Original Photo








Photoshopped image

Custom Jigsaw Puzzle Makes For a Special Wedding Day


I recently received this letter from a bride for whom I made a custom puzzle. She agreed to have me publish her story.

Enjoy, Jim


“When I was planning for my wedding, one of my ushers Tim contacted me and told me that he wanted to get us something special for our wedding–not just something from our registry but something meaningful to us.  He suggested a wooden puzzle since he knows that I love puzzles.  A customized wooden puzzle had the advantage of being durable and being designed to reflect us. I, of course, loved the idea; and Tim suggest we try to incorporate the puzzle into the wedding.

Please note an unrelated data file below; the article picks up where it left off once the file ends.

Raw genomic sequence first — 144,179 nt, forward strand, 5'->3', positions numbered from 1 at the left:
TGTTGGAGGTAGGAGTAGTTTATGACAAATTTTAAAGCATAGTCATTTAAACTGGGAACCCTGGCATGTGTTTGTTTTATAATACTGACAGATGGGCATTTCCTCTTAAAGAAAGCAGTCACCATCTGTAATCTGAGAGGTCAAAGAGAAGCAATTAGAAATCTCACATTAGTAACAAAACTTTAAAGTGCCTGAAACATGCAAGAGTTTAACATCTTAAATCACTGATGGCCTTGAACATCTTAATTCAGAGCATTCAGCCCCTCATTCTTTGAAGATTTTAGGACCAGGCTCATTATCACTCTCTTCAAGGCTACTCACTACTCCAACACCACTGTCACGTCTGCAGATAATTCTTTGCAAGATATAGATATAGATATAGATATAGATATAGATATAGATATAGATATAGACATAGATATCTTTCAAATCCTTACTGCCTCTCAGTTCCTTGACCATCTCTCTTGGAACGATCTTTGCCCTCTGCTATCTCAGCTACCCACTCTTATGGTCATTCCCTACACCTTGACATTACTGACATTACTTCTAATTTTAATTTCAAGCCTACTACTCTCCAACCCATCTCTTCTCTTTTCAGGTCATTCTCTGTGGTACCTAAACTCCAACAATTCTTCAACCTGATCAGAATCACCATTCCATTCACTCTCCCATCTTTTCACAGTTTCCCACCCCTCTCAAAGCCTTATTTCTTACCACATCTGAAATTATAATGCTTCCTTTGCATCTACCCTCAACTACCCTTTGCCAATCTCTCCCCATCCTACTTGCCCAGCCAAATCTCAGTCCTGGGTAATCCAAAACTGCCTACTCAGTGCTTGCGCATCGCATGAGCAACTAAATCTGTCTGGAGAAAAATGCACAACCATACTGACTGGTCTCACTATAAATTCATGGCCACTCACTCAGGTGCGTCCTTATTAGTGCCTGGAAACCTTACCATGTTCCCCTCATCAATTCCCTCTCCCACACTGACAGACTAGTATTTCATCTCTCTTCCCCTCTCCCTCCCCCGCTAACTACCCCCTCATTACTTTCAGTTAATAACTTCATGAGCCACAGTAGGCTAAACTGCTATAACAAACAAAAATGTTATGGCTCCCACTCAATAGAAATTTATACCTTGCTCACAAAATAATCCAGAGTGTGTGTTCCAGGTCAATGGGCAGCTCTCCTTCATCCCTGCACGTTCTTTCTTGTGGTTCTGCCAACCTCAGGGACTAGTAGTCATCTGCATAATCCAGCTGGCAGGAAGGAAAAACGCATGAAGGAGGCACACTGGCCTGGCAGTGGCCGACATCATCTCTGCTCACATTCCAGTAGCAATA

Picking the image for the puzzle was easy.  We had had designed for us a wedding logo.  The logo was our names (Jerry & Christina) stylized in a way that they could be read upside down or right side up.  We felt that using the wedding logo rather than a photograph would commemorate the day appropriately and fit the theme of a puzzle.

After much consultation, we decided that the best way to incorporate the puzzle into the wedding was to have our guests help complete the puzzle during the reception.  Due to the number of guests and the fact that many of the guests don’t speak English, rather than having each guest put in a piece, we had a representative from each banquet table put in a piece after
we toasted with the guests at that table.